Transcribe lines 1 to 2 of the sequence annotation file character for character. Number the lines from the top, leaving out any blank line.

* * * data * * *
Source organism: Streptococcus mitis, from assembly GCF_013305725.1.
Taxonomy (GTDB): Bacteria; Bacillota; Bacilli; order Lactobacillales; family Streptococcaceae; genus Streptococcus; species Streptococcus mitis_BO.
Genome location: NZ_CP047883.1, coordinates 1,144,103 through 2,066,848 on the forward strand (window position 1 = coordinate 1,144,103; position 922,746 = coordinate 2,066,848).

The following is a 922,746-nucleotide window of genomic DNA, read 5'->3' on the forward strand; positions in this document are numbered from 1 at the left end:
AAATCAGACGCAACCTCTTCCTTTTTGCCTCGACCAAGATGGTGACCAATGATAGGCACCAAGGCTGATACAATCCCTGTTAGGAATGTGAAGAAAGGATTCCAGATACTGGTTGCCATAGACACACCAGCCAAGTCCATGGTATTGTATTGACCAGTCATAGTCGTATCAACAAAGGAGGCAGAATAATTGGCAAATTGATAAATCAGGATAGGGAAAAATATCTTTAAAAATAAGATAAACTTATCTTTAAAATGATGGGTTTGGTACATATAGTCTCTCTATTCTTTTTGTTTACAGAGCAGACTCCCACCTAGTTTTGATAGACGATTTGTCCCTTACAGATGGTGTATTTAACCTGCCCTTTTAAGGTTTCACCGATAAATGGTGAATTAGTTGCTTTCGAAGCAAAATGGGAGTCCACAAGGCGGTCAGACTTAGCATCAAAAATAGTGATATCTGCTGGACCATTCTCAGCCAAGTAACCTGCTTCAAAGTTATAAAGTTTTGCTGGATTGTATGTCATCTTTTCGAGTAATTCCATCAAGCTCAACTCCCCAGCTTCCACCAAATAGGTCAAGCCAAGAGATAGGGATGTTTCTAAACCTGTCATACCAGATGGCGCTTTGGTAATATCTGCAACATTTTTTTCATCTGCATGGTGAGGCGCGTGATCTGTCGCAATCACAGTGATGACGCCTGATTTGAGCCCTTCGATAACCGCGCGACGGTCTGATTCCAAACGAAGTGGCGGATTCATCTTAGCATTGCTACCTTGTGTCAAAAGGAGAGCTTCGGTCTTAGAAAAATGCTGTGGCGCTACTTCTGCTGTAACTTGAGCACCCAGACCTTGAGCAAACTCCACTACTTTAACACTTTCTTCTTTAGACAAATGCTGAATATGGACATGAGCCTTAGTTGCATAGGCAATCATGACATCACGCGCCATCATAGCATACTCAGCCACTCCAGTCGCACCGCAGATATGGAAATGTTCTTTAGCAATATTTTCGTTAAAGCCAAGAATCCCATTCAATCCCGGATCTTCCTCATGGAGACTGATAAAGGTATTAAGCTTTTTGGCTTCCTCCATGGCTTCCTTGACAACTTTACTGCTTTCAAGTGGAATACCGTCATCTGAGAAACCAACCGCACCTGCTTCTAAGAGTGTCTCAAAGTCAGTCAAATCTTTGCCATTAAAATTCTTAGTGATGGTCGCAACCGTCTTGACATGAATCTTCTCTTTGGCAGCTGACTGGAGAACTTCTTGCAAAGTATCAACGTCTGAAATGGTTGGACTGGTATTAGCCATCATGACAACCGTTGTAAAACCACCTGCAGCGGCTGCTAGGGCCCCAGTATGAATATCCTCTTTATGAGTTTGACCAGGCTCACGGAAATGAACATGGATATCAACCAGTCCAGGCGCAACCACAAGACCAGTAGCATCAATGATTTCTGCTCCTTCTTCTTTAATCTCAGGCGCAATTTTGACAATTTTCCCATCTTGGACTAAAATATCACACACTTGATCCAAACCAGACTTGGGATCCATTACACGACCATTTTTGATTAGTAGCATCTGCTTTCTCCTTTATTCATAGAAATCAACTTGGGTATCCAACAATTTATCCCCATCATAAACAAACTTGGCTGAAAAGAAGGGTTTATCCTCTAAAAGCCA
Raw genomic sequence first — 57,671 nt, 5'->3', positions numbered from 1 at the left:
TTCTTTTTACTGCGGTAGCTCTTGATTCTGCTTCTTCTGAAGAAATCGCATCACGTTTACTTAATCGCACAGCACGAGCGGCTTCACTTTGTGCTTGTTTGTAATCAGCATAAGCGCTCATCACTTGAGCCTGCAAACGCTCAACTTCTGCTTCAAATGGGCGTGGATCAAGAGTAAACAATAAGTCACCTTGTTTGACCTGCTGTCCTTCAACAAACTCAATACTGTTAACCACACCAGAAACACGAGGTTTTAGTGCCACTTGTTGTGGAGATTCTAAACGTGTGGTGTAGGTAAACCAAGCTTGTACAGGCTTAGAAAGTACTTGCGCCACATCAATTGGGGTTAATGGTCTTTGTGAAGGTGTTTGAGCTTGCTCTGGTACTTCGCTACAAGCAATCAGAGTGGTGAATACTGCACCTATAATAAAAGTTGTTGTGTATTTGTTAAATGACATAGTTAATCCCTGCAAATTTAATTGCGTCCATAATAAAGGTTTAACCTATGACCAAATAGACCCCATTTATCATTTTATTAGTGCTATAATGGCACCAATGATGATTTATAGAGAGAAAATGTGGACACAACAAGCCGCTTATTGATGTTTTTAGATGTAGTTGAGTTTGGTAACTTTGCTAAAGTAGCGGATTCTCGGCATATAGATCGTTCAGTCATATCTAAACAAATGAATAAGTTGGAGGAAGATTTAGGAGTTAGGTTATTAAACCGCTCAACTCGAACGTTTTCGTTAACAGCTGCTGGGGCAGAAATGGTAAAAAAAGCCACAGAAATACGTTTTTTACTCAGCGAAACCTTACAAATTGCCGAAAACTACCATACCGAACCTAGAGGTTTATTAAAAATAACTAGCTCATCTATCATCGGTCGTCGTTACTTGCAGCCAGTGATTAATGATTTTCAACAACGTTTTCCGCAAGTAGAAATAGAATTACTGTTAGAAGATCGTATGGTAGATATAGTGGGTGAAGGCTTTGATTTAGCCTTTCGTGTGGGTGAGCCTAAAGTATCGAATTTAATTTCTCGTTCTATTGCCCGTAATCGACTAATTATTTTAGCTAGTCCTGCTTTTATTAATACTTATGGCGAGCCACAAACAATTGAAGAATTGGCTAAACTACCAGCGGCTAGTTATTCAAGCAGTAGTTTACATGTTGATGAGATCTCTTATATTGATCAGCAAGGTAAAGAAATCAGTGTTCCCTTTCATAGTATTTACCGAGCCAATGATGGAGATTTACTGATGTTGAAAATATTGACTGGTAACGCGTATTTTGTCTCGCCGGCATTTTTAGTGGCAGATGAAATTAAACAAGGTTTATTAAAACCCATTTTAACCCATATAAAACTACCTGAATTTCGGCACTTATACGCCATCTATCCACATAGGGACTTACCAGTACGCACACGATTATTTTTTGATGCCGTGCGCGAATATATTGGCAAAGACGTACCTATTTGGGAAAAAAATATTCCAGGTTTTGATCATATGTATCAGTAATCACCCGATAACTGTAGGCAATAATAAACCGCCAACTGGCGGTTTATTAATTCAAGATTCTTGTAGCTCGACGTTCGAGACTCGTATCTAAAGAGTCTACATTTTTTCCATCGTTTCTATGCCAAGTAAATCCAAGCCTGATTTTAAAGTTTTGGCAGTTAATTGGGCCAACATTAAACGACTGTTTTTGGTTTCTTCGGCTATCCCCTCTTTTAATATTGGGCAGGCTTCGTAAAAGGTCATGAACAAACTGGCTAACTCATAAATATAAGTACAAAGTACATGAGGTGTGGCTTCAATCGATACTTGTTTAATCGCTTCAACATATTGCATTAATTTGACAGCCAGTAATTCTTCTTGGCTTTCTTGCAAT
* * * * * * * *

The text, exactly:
Source organism: Streptococcus mitis, from assembly GCF_013305725.1.
Taxonomy (GTDB): Bacteria; Bacillota; Bacilli; order Lactobacillales; family Streptococcaceae; genus Streptococcus; species Streptococcus mitis_BO.